{Costume Design: Frozen, Part Three – Elsa}

Here are are at the final installment of my break down of the Frozen, Jr. costume. We’ve reached the “money costume:” Elsa’s transformation dress! I will also be breaking down Elsa’s “casual” since it was also an integral part of the design.

We’ll begin with the basic concept. Despite this being a middle school version of Frozen, we wanted to go all out with the transformation. We wanted that dress to disappear off of Elsa’s body at just the right moment. I started working on the plans MONTHS in advance. I had a solid idea well before we even held auditions.

The non-transformation version and the transformation version would look almost identical to each other. I designed a simple version of what Elsa wears in the movie: turquoise and black. This was paired with a sweeping magenta satin cape. It also had Elsa’s signature gloves, which were purchased on Amazon. They’re actually fleece winter gloves, because the satin gloves we bought we too difficult to take on an off in a hurry, and that was something that needed to happen fairly often.

Below you can see an image of the basic coronation dress with no bells and whistles. This one was not designed to pull off of her body. After she leaves the coronation and prior to “Let it Go” she runs back and changes into her transformation version of the dress.

Then it came time to figure out how to do the transformation. As I said, I spent months on this concept, thinking up general ideas along with back up plans just in case my initial thought was a complete disaster.

In looks, the transformation dress looks just like the regular coronation dress however there is special rigging. My initial plan was velcro, up and down all the seams (the top of the sleeves and neckline, as well as under the sleeves and fully down the bodice). When we tested this, it worked well, however we soon discovered that the velcro was temperamental. The throw-away/scrap fabric used for the prototype was not as sturdy as the fabric used for the final version, and the velcro just didn’t pull seamlessly. We also realized that the skirt fabric opened too much and revealed the dress underneath.

And so I went back to the drawing board, and came up with a different design for the rigging:

This version still featured fully split arms, but instead of splitting down the side seams, I split on a diagonal down the back and it met in the middle of the skirt. This solved the problem of the skirt opening when Elsa moved. However, we will needed to solve the seamless pulling issue.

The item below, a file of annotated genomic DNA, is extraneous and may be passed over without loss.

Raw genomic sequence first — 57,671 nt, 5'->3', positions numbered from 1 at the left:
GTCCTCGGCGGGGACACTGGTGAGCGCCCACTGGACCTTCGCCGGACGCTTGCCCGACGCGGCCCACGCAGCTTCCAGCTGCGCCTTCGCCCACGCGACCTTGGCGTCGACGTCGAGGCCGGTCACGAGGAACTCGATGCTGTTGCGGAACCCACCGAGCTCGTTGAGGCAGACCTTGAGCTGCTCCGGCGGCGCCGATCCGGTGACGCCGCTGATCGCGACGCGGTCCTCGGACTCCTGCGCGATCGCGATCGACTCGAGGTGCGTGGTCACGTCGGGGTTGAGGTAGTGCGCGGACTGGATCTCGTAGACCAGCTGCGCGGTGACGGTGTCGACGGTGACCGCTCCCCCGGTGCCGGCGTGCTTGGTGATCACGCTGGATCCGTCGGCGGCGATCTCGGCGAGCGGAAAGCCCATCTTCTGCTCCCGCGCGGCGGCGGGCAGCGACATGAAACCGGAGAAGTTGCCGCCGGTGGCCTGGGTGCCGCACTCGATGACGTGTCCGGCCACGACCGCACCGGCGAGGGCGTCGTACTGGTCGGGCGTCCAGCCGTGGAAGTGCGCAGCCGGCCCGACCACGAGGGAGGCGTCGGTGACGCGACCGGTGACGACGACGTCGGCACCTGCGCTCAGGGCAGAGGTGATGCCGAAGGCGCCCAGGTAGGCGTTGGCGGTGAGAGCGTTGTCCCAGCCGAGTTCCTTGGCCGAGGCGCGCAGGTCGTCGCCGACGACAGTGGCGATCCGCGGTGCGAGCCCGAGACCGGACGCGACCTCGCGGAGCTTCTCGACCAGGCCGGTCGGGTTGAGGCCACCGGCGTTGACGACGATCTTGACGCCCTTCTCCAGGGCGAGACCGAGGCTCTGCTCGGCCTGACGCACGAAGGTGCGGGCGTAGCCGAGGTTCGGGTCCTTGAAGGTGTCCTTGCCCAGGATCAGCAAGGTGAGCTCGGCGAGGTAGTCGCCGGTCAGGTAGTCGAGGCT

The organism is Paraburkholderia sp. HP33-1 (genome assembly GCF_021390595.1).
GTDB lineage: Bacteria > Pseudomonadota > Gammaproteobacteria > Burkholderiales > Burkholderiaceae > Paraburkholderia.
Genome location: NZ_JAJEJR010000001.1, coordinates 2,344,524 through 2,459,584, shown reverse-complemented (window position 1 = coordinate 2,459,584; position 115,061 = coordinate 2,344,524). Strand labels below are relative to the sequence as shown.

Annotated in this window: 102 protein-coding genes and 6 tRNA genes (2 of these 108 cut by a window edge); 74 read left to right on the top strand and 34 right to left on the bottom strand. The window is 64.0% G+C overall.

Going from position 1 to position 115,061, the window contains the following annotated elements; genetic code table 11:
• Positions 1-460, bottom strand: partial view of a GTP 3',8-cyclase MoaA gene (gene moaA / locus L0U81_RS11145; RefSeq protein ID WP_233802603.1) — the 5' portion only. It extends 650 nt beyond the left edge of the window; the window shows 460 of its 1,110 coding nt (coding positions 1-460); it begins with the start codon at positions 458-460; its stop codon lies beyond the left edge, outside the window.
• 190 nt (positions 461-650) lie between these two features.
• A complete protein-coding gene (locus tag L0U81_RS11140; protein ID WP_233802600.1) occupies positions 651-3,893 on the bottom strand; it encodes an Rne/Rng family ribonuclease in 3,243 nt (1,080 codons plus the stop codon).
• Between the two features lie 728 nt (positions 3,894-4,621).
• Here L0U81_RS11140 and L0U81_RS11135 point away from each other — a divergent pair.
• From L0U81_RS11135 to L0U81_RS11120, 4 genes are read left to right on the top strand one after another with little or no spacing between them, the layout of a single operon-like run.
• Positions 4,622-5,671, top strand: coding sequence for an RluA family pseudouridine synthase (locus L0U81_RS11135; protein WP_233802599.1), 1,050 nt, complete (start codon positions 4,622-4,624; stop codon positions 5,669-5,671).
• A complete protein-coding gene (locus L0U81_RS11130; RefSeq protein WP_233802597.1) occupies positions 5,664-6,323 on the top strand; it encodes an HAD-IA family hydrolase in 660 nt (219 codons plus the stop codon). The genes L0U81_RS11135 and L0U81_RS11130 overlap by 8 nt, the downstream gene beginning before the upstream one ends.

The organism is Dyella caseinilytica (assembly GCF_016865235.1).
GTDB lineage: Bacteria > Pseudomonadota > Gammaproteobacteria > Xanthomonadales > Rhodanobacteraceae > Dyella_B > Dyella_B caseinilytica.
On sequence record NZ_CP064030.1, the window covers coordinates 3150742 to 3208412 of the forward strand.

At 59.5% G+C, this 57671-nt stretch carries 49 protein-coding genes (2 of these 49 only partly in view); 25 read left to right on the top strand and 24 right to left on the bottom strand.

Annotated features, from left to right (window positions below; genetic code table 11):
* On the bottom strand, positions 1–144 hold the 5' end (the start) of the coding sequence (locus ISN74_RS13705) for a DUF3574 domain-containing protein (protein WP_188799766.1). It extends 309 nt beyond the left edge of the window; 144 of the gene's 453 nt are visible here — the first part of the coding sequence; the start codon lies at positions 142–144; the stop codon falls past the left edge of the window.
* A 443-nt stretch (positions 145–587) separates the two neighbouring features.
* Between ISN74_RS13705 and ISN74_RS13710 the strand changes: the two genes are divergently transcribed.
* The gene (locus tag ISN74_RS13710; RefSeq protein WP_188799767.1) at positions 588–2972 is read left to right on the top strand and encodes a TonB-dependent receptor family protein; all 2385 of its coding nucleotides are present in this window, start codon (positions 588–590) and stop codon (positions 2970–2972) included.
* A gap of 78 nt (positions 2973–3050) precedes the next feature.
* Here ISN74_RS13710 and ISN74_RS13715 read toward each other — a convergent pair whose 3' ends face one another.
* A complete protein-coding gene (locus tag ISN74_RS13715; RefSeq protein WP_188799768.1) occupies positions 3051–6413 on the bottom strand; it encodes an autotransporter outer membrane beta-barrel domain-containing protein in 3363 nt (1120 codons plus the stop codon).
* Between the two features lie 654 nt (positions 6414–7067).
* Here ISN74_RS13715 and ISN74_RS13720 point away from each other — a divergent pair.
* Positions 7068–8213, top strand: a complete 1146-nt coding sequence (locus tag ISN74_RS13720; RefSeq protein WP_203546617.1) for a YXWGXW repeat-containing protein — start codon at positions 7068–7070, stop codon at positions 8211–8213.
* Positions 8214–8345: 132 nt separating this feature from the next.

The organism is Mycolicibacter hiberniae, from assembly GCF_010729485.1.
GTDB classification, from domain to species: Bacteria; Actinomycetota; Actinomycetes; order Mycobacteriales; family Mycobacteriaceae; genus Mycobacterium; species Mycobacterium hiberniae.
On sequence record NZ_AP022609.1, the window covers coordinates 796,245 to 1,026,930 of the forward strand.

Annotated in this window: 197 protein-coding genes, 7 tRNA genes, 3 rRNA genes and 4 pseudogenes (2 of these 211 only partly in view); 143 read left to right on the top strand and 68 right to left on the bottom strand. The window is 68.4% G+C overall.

Well… purse magnets to the rescue! Elsa’s dress was held together by magnets, strong enough to hold the dress when needed, but weak enough to pull right off when given just a little bit of resistance. Inside the dress we build a pulley system that two kids would use to pull the dress off at just the right moment, creating a seamless transformation!

IT WORKED. You cannot imagine how exciting it was the day the dress pulled off in one fell swoop!

Unfortunately, I do not have the capability to post videos here, but here’s a link to the transformation on YouTube. It’s a montage of all three of our actress at all six of our performances. One is a close up and the other is wide shot.

Now, if you took a break from reading to watch the video, you’ll have seen the blue dress. This dress was another project that started in one iteration, but completely transformed over time. Originally, I was planning this super sequined, gaudy thing, but as I got further in the process of making it, I got more and more unsure. Finally, I ended up buying completely different fabric, and going in another direction entirely.

For example, this was my original fabric:

It’s pretty, it’s sparkly, it looks like “frozen fractals,” but it was also incredibly tacky. And it 100% did not go with the skirt fabric I had chosen.

And so we changed it up. I found this GORGEOUS blue fabric:

I splurged on it, I’m not ashamed to admit, and I am so glad I did. It ended up being just what the Elsa dress needed. I used a Vogue pattern as the design. Here’s how it turned out:

It doesn’t photograph quite a beautiful as it does onstage, as you can’t see the way the lights caught the sequins and literally made her look sparkly. It was amazing.

And just for good measure, here’s our Thursday night Elsa and Anna trying their dresses on (I just love this picture, and I think it shows off their dresses really well!). This was the first day they put the costumes on, and they were so happy!

I am so proud of the work we all did on this show. It was our most successful production to date: nearly sold out shows on all three nights!

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